The US space shuttle Discovery, and its crew of seven astronauts -- including one Swede -- are preparing this weekend to launch on a mission to the International Space Station (ISS).
The shuttle is scheduled to take off Tuesday at 01:36 am (0536 GMT) from the Kennedy Space Center at Cape Canaveral, Florida.
The shuttle is to deliver equipment for a new bedroom, a treadmill, a freezer, food and other supplies. It will also be dropping off the newest member of the ISS team -- US astronaut Nicole Stott.
Stott will be taking over from engineer and fellow American Tim Kopra, who has been aboard the ISS since July and is returning to Earth with the Discovery.
On Friday, NASA weather forecasters said they were expecting a 70 percent chance of favorable launch conditions Tuesday -- the official countdown began Friday evening at 11:00 pm (0300GMT).
"Our systems are in good shape, the launch countdown preps are proceedings without much event and we have no new issues to report," said Test Director Steve Payne. "The flight crew, vehicle and the launch team are ready to go."
The only outstanding issue for the Discovery was a broken electricity switch aboard the shuttle, but NASA said it would be replaced over the weekend.
The Discovery crew, led by astronaut Rick Sturckow, arrived at the Kennedy Space Center from Houston on Wednesday evening.
They will be delivering 6.8 tonnes of cargo transported in a pressurized module called Leonardo that was built by the Italian space agency.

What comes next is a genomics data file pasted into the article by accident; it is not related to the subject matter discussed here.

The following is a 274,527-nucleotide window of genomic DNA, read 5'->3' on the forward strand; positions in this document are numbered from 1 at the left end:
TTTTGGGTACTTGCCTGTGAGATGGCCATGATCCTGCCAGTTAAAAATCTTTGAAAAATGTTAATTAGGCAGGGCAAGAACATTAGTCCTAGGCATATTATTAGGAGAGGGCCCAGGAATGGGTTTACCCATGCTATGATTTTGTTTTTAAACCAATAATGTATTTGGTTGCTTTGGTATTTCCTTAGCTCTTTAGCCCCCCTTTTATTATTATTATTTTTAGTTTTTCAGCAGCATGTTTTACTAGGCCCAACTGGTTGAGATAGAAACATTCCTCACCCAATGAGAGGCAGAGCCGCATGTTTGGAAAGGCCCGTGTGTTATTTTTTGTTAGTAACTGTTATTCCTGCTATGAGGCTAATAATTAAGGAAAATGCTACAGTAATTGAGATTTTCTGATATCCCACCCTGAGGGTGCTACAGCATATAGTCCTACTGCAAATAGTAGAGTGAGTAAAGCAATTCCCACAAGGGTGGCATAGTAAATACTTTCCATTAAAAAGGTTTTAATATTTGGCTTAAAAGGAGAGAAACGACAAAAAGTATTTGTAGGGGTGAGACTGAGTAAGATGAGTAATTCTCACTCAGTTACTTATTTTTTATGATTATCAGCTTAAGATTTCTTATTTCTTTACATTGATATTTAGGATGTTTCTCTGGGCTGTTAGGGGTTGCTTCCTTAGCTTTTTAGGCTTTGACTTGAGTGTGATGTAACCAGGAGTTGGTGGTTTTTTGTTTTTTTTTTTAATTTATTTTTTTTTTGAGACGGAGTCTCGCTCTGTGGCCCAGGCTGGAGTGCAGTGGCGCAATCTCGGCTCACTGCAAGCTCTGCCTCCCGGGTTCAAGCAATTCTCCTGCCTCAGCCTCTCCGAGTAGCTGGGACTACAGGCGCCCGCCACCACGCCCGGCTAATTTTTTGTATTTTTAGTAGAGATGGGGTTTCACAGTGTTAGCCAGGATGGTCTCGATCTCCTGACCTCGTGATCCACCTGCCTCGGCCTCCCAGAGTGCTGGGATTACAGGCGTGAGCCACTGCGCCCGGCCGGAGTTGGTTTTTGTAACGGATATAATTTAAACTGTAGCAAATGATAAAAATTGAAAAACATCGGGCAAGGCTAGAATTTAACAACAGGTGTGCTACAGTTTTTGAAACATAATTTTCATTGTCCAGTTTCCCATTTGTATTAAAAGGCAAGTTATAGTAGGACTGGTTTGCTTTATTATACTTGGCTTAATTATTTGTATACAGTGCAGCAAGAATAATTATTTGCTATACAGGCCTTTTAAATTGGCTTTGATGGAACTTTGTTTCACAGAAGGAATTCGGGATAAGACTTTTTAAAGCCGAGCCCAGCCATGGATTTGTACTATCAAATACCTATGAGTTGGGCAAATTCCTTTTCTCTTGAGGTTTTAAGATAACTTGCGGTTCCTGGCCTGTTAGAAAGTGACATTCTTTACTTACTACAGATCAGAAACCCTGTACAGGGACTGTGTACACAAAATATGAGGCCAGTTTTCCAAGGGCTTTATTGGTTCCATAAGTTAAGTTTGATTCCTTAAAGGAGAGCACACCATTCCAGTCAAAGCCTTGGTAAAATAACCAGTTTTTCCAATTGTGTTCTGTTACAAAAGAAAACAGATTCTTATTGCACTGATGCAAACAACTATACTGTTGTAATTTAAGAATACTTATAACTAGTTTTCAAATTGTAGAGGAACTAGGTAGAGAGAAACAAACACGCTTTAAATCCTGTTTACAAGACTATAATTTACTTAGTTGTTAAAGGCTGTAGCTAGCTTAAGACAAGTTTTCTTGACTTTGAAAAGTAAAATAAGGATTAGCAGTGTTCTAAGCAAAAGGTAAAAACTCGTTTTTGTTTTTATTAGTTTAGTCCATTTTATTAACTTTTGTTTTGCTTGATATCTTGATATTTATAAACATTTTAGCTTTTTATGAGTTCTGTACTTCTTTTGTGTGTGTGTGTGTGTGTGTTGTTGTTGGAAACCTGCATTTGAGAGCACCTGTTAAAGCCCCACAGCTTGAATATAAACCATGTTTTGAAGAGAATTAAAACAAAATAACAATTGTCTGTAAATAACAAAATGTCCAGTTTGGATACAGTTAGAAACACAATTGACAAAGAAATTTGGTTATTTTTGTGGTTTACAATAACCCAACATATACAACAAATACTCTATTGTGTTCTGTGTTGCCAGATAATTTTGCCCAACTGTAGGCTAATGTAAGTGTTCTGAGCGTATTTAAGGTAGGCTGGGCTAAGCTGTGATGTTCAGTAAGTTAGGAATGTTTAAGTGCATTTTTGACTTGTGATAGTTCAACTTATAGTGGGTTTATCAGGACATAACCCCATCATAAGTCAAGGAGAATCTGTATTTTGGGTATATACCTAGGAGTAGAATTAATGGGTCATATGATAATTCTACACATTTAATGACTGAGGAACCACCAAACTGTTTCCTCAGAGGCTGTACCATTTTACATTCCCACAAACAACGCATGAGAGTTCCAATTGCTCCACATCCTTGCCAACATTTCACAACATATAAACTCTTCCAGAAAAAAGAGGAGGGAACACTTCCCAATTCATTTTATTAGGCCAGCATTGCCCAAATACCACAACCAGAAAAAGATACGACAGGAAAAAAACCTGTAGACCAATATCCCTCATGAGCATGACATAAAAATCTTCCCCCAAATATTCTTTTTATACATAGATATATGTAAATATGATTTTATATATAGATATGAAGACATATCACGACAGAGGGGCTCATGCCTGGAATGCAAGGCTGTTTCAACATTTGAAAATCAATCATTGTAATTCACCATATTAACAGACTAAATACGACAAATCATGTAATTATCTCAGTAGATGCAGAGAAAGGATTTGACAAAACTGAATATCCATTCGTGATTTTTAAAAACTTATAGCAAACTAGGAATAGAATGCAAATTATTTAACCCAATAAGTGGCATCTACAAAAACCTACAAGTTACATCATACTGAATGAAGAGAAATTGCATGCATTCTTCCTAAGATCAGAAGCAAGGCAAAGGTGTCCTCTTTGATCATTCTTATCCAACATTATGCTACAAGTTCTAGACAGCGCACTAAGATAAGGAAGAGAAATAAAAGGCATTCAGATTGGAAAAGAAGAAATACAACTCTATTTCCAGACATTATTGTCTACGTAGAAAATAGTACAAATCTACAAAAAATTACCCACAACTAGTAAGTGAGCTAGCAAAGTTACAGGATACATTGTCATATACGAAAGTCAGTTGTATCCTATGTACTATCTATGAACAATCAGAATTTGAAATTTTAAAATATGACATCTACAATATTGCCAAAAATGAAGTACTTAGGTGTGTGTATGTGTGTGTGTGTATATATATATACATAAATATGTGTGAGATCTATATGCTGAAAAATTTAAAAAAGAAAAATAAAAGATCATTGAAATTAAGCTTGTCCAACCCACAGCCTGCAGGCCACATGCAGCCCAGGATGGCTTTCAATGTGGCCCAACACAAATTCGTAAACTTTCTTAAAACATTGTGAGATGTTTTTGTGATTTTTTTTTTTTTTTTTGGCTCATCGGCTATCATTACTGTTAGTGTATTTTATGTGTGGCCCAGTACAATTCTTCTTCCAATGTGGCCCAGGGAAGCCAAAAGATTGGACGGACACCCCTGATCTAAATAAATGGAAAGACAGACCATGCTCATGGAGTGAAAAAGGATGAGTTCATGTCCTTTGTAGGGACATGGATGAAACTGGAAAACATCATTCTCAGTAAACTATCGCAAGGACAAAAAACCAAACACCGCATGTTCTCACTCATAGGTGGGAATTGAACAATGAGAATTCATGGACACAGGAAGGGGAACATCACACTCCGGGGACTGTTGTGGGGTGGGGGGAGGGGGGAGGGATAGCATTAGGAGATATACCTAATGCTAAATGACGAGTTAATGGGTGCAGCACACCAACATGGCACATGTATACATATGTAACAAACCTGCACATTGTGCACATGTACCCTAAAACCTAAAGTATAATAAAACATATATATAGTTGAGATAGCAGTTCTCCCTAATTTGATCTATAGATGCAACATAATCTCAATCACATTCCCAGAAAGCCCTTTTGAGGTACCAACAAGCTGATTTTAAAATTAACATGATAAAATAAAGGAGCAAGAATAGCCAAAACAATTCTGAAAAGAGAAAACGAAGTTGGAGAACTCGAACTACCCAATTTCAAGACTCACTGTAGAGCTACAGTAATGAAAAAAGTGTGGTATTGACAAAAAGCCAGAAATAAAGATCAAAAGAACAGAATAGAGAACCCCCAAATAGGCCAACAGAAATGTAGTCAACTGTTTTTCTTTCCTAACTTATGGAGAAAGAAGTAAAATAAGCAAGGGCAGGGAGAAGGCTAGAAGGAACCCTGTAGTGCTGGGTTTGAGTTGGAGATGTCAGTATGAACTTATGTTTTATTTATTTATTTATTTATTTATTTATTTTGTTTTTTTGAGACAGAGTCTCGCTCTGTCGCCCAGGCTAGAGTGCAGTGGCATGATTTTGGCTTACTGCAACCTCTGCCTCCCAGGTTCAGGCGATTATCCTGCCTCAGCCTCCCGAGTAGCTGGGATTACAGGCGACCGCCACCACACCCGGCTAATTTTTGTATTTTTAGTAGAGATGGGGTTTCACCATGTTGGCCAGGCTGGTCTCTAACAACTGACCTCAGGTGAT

Two astronauts from the team are scheduled to conduct three spacewalks of six and a half hours each during the 13-day mission, which is the fourth of five planned for the shuttle this year. The last is scheduled for November.
One of the key goals of the space walks is the replacement of an old liquid ammonia tank, which will be substituted with a new 800 kilogram replacement brought from Earth aboard the Discovery. The substance is used as a coolant.
The astronauts will also be retrieving experiment equipment from the outside of the ISS and returning it to Earth for processing.
The Discovery team is delivering a freezer and a treadmill. The freezer will store samples of blood, urine and other materials that will eventually be taken back to Earth for study on the effects of zero-gravity.
The COLBERT treadmill, named after popular US comedy talkshow host Stephen Colbert, will be the second aboard the ISS. Exercise is key for astronauts spending long periods of time in space, where zero-gravity can result in muscle atrophy.
The mission will be the 128th for the space shuttle program, and the 30th mission to the ISS.
Once the Discovery mission is complete, just six more shuttle flights remain before NASA's three shuttles are retired in September 2010.
The International Space Station is a project jointly run by 16 countries at a cost of 100 million dollars -- largely financed by the United States.
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